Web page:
Remember that ditty from Winnie the Pooh? That’s how I felt this morning (though it didn’t put me in the mood for food.) I woke to an email from beloved agent Janna, a screen shot of the Publisher’s Weekly announcement for A Thousand Different Ways. Very, very nice way to be greeted into the day.
And then I got a phone call.
I need to backtrack a little…
While chatting with a friend on Wednesday night, I told her I was actually looking forward to summer this year. Really looking forward to it. It felt strange, because I hate summer. Though last summer was sad, being a whole year missing Chris, and also the first summer of Scott living across the country, there was a peace to it. Melancholy, but comforting. Then there was free float Wednesdays with friends; sitting by the pool or on the porch those balmy nights, playing a dice game with my Frankie D. Of course, there was Stranger Things. Pool days with my grandbabies, too. William and I fought the Demogorgon countless times with water noodles. I was sad to see summer go–another surprise, but not so much so as looking forward to this one. And that’s when I got punched in the face.
I didn’t hate summer. I hated what always happened in the summer. Years and years of it being constant crisis with Chris. We never knew if he was bi-polar, or if it was substance-induced, but whatever it was, Chris cycled, and summer was always when he was at his worst. It was neverending days of fear, anger, and abject desperation on all our parts. Summer would end, he’d pull out of his tailspin, and the cycle continued.
Even that last summer of his chemistry-dreaming when he and a friend were outside to all hours of the night, experimenting. Garbage pail science, I think it’s called. He had started using marijuana (medically advised) in place of the ridiculous amount of anti-anxiety drugs he’d been prescribed. But there was always an edge to Chris, like he was on that precipice, clinging to the scuttling rocks with his toes…and one set of toes didn’t even work. And we were ever on that precipice with him.
Anyway, that’s why I hated summer. And realizing that’s why I hated summer punched me in the face with the fact that I can love it now, because he’s gone.
Yes. That harsh. I just started crying all over again, because it hurts so much to know this. I can’t unknow it. I, who spend my life creating fiction, can’t pretend. I can love summer again, because my chaotic son is dead. If this were an old Batman episode, I’d have a big KABLAM spattering over my head.
That’s where I still was, though mellowed, when I woke this morning to the email from Janna. Everything happening with A Thousand Different Ways is the stuff writers dream of. Day after day brings something new, something exciting. As I’ve said elsewhere, I’ve been around the block before, but this is a new block. A whole new experience even if it feels familiar. “Roll with the punches,” was one of my mom’s favorite taglines when we were kids. And I always have. Better than most, I’d say. So I roll with the punches, the good ones and the bad, doing my best keep my balance.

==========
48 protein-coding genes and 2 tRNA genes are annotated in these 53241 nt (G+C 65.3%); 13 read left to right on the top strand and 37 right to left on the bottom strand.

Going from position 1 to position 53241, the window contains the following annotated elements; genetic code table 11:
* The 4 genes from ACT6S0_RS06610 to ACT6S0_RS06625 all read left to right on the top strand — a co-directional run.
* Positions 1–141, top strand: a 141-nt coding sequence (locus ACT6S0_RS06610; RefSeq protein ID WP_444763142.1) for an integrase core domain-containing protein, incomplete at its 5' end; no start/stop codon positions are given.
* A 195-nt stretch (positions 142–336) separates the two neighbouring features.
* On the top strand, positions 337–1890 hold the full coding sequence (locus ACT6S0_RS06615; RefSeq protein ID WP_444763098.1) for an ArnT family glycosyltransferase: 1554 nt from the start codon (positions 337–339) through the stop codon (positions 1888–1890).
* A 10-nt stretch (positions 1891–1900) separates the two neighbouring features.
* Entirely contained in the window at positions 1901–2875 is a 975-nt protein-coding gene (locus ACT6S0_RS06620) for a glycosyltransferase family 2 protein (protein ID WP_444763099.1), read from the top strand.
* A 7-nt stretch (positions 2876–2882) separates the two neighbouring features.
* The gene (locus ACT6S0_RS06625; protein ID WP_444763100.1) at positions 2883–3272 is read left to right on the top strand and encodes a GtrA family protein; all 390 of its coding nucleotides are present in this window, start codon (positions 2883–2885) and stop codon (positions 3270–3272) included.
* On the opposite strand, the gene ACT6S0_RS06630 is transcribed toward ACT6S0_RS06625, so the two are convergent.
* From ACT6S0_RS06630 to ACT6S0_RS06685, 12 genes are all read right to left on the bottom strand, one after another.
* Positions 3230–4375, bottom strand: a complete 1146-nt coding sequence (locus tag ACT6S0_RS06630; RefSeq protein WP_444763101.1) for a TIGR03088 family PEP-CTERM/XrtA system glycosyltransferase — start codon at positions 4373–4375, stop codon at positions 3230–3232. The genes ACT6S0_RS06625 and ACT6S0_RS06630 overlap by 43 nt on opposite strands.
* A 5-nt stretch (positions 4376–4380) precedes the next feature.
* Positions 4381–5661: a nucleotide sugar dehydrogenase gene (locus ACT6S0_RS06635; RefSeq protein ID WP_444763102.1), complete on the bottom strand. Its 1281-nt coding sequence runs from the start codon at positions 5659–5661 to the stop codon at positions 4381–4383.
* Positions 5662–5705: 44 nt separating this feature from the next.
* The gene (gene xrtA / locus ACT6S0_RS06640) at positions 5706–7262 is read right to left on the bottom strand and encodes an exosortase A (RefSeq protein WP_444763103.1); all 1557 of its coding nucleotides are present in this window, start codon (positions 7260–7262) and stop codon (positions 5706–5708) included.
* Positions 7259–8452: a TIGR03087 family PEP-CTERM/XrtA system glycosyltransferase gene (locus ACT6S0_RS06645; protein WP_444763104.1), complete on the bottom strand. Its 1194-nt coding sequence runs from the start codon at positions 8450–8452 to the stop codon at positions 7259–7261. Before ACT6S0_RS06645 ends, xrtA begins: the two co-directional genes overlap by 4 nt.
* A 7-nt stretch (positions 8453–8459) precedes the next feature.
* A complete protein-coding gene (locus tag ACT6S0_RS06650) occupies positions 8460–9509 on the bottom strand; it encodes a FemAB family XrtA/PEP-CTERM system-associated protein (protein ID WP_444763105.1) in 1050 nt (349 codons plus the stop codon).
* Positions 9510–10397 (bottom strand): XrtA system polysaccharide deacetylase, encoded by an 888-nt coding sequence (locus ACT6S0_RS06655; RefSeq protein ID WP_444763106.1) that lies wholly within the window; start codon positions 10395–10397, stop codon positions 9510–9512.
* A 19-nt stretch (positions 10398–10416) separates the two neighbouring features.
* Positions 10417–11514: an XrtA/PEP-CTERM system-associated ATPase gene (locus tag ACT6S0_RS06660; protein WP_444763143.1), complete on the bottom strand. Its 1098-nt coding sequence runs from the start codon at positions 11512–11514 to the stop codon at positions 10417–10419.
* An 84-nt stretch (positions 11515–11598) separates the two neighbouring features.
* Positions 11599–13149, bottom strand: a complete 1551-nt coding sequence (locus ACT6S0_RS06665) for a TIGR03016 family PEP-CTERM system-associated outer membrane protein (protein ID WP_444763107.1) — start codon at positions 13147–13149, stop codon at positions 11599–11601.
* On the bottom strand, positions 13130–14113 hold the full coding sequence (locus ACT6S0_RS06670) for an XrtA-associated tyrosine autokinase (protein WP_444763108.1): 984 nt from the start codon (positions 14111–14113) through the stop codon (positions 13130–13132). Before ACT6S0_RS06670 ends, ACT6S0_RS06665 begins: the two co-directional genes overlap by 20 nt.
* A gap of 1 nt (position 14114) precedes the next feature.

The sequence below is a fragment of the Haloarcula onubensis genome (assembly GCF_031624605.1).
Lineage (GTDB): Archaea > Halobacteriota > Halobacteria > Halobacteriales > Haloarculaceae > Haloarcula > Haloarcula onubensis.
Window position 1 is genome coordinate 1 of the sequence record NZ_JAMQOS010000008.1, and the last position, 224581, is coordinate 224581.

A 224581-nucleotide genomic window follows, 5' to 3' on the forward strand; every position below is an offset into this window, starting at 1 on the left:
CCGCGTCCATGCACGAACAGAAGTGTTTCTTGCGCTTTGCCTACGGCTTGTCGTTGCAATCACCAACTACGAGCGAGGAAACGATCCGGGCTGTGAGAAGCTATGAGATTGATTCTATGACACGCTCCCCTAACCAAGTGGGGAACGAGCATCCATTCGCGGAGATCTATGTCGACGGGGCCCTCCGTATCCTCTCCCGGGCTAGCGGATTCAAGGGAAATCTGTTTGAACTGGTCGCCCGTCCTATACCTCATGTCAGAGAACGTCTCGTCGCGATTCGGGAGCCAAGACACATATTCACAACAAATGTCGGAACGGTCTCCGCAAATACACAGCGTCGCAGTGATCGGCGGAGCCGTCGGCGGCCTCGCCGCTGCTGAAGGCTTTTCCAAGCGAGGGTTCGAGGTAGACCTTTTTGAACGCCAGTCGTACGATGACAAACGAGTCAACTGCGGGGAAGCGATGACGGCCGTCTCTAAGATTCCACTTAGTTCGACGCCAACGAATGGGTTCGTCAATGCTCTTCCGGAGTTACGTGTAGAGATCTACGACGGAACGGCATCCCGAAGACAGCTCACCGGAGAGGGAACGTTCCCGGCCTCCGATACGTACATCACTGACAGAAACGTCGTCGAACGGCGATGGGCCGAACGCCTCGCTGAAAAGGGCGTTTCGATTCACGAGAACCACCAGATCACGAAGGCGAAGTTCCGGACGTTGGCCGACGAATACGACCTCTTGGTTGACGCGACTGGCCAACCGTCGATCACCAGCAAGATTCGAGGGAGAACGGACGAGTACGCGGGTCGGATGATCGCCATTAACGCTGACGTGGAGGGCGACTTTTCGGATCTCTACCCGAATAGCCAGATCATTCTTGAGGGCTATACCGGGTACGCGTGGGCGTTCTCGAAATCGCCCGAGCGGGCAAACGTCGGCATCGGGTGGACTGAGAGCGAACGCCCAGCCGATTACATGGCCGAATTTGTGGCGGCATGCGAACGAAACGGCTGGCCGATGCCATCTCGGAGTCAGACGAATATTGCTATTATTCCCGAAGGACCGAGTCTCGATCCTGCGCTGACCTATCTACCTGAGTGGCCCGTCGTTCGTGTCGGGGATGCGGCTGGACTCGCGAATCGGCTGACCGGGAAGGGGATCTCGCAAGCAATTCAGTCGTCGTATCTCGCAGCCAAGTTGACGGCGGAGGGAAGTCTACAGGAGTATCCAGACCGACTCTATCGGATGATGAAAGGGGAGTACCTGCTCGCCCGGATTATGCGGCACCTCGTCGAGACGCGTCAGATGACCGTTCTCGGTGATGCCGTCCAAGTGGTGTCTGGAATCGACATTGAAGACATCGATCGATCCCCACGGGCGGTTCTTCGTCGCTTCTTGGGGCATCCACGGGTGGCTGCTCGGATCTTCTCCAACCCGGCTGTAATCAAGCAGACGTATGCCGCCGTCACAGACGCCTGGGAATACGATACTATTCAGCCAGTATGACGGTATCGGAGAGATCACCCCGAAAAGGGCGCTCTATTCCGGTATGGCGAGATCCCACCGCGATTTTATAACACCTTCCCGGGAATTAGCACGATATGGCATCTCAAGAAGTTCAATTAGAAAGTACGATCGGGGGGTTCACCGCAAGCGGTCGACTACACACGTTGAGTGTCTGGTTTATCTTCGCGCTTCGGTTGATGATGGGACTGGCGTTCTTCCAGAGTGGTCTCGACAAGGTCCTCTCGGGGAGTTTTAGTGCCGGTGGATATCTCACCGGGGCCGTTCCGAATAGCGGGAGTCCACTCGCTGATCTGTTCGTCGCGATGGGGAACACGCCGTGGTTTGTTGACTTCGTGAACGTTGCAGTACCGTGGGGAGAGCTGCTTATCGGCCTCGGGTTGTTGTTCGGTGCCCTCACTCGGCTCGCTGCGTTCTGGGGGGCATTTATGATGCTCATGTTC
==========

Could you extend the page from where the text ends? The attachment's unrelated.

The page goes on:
Which brings me back to that phone call–from the parole office, concerning the young man who’s been in prison for selling my son the drugs that killed him. He was sentenced to four years. He’s been in for a bit more than a year and a half. I wrote to him a while back, because…for many reasons. That’s not what this is about. I needed to. We’ll leave that there. His response to me was not what I’d hoped for. He takes no responsibility. He blames others. Despite the evidence I saw with my own eyes, in my son’s cell phone when I cleaned it out, despite the fact that I was THERE that night when he delivered the drugs and called out, “Bye, Mom!” as he left, my son already on his way to oblivion up in his bedroom. I was still willing to forgive him, even hope that he would learn enough from this to become a better person.
That’s not going to happen. I accept that this positive I’d hoped to pull out of so horrendous a negative isn’t going to happen. That comes with its own set of sorrows, but again not what this is about. The parole office wants to know if I want to attend the hearing, if I have a statement to make, or if I’d like to learn the outcome.
For those of you who really know me, you understand how much it costs me to say–I don’t care. I don’t care what happens to this person. I don’t want to know. I want no ill to befall him, but I don’t want ANYTHING at all for him either. If he can’t accept the role he played in my son’s death, his friend, then I haven’t any fucks left to give him.
Up, down, touch the ground.
We will be in Europe during the hearing. I have no statement to make but this–I don’t want to see him. Ever. I don’t want him showing up at my house as if I believed his vows of innocence. Because he would, and he needs to know that he can’t.
Now I go make that phone call. Then I write. Next week, I’m off to Europe with my parents, my brothers and their spouses, and my beloved Frankie D. When I get home, edits for A Thousand Different Ways begin. Up, up, up. In between, there will be downs, but they’re not going to hold me there. No fucking way.